To establish a dispute of fact sufficient to avoid the entry of summary judgment, the non-moving party must go beyond the pleadings and “set forth specific facts showing that there is a genuine issue for trial.” A.L. ex rel. D.L. v. Walt Disney Parks & Resorts US, Inc., 900 F.3d 1270, 1289 (11th Cir. 2018) (citing Anderson v. Liberty Lobby, Inc., 477 U.S. 242, 248 (1986)). “However, a mere scintilla of evidence in support of the non-moving party's position is insufficient to defeat a motion for summary judgment.” Kesinger ex rel. Estate of Kesinger v. Herrington, 381 F.3d 1243, 1247 (11th Cir. 2004) (citing Anderson, 477 U.S. 242). Nevertheless, courts “must view all the evidence and all factual inferences reasonably drawn from the evidence in the light most favorable to the nonmoving party.” Stewart v. Happy Herman's Cheshire Bridge, Inc., 117 F.3d 1278, 1285 (11th Cir. 1997) (citation omitted). Moreover, all reasonable doubts regarding the facts must be resolved in favor of the non-moving party. Rioux v. City of Atlanta, Ga., 520 F.3d 1269, 1274 (11th Cir. 2008) (citation omitted).


“The [FLSA] requires employers to pay overtime compensation to employees who work more than forty hours in a single week.” Freixa v. Prestige Cruise Servs., LLC, 853 F.3d 1344, 1346 (11th Cir. 2017) (citing 29 U.S.C. § 207(a)(1)). However, the FLSA contains various exemptions from this overtime requirement including one that applies to employment by retail or service establishments when certain conditions are met, which Defendants argue is the case here.

Specifically, 29 U.S.C. § 207(i) provides, in pertinent part, the following:

No employer shall be deemed to have violated subsection (a) by employing any employee of a retail or service establishment for a workweek in excess of the applicable workweek specified therein, if (1) the regular rate of pay of such employee is in excess of one and one-half times the minimum hourly rate applicable to him under section 206 of this title, and (2) more than half his compensation for a representative period (not less than one month) represents commissions on goods or services

§ 207(i).[3] Thus, for an employer to successfully invoke this exemption, it must establish the following elements: (1) the employer is a retail or service establishment; (2) the employee's regular rate of pay exceeds 1.5 times the minimum wage; and (3) more than half of the employee's compensation for a representative period represents commissions on goods or services. Compere v. Nusret Miami, LLC, No. 19-CV-20277, 2020 WL 4464627, at *4 (S.D. Fla. May 31, 2020) (citing § 207(i)). This exemption only applies to overtime obligations. Wai Man Tom v. Hosp. Ventures LLC, 980 F.3d 1027, 1038 (4th Cir. 2020). It is an employer's burden to demonstrate that an FLSA exemption applies. Ramirez v. Statewide Harvesting & Hauling, LLC, 997 F.3d 1356, 1359 (11th Cir. 2021) (citing Pioch v. IBEX Eng'g Servs., Inc., 825 F.3d 1264, 1268 (11th Cir. 2016)). Courts must fairly read and interpret FLSA exemptions rather than narrowly construing them against an employer. Encino Motorcars, LLC v. Navarro, 138 S.Ct. 1134, 1142 (2018); Ramirez, 997 F.3d at 1359.[4]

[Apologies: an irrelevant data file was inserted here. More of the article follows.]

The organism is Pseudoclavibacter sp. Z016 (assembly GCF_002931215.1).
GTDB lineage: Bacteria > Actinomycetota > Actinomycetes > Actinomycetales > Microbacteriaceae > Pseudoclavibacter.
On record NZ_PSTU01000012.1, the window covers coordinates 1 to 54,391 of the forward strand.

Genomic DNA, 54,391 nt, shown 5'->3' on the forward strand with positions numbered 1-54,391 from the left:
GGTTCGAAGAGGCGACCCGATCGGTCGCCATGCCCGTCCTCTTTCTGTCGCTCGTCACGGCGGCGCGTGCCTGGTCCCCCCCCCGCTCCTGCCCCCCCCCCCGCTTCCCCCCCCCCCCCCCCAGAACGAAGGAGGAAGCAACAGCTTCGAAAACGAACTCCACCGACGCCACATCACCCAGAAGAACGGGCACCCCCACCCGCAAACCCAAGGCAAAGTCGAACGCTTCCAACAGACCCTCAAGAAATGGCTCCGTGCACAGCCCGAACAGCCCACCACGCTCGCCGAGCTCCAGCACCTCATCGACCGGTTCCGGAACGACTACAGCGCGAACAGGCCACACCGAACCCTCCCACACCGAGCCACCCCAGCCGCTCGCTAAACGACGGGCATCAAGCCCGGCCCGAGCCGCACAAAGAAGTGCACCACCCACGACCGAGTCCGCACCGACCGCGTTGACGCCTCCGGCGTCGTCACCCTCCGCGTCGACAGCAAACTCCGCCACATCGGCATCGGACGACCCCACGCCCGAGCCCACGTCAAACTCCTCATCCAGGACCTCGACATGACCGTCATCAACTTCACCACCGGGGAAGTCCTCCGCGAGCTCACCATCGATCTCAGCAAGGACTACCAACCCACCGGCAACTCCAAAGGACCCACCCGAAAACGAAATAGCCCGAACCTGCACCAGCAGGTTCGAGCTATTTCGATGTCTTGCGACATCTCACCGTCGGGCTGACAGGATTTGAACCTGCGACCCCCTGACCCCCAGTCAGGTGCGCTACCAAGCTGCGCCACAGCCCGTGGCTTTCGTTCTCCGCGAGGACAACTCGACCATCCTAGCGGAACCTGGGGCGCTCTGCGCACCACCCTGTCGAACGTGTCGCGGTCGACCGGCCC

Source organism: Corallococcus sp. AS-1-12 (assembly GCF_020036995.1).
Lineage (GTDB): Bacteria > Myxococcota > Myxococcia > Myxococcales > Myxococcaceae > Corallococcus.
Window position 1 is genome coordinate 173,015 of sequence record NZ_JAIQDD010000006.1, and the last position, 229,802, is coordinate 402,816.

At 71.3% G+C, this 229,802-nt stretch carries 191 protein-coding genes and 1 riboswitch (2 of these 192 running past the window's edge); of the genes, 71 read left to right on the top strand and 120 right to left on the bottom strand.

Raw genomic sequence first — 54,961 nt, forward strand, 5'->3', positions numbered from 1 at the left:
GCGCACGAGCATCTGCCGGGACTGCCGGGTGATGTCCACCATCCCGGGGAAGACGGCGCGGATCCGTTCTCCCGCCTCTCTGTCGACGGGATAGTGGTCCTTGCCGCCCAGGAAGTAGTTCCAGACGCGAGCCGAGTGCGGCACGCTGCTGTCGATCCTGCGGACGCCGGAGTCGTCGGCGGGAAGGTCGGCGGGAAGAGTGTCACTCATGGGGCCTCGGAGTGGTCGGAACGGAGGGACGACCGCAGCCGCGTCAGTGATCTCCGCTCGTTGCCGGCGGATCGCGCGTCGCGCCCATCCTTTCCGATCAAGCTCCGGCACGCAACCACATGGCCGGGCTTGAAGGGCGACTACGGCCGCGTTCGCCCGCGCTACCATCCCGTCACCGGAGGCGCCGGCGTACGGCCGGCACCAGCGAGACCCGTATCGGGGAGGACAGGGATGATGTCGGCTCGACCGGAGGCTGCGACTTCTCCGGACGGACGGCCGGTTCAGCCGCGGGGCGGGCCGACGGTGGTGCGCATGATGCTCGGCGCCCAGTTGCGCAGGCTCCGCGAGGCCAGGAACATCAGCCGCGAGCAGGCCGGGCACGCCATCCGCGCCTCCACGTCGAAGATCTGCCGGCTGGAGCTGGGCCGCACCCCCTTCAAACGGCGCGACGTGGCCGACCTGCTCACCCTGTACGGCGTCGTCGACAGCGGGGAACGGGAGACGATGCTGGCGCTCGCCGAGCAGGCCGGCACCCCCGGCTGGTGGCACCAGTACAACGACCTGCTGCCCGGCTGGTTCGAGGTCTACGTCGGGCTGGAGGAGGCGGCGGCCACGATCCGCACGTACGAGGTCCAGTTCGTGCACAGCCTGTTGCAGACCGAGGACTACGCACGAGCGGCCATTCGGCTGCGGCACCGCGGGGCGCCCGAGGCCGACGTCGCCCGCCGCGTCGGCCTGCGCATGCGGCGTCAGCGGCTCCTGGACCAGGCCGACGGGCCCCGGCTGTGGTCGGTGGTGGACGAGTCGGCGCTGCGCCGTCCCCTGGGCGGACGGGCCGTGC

Here, the parties dispute whether the first two elements of the exemption are satisfied. The third element, however, is not in dispute. As discussed herein, Defendants have failed to demonstrate that Road Runner qualifies as a retail or service establishment. In other words, a reasonable jury could find that Road Runner is not a retail or service establishment and, thus, that the first element of the exemption is not satisfied. Additionally, genuine issues of material fact exist with respect to whether the second element is satisfied. Those same factual issues, which concern the number of hours Plaintiffs worked, also preclude summary judgment on Plaintiffs' minimum wage claims (to the extent the Motion even adequately raises the minimum wage issue). See infra note 10.


Defendants have failed to show Road Runner is a retail or service establishment. Section 207(i) does not define “retail or service establishment.” However, “courts across the country have continued to apply a long-since repealed definition previously codified at 29 U.S.C. § 213(a)(2).” Lopez v. Triangle Fire, Inc., No. 15-22209-CIV, 2017 WL 2272057, at *3 (S.D. Fla. May 23, 2017) (citing Reich v. Delcorp, Inc., 3 F.3d 1181, 1183 (8th Cir. 1993)). “The repealed statute defined a retail or service establishment as an establishment ‘75 per centum of whose annual dollar volume of sales of goods or services (or of both) is not for resale and [is] recognized as retail sales or services in the particular industry.'” Id. (citing § 213(a)(2)). See also Contreras v. Aventura Limousine & Transportation Serv., Inc., No. 13-22425-CIV, 2014 WL 11880993, at *6 & n.4 (S.D. Fla. June 30, 2014) (referencing same definition and noting that it continues to apply for purposes of § 207(i)); Gieg v. DDR, Inc., 407 F.3d 1038, 1047 (9th Cir. 2005) (“Although § 213(a)(2) was later repealed, courts have continued to apply its definition of ‘retail or service establishment' to Section 207(i).” (citing Reich, 3 F.3d at 1183)).[5] Defendants note that 29 C.F.R. § 779.313 summarizes the requirements that an employer must establish to show that it is a “retail or service establishment.” See Motion at 5. Specifically, the establishment:

(a) Must engage in the making of sales of goods or services and (b) 75 percent of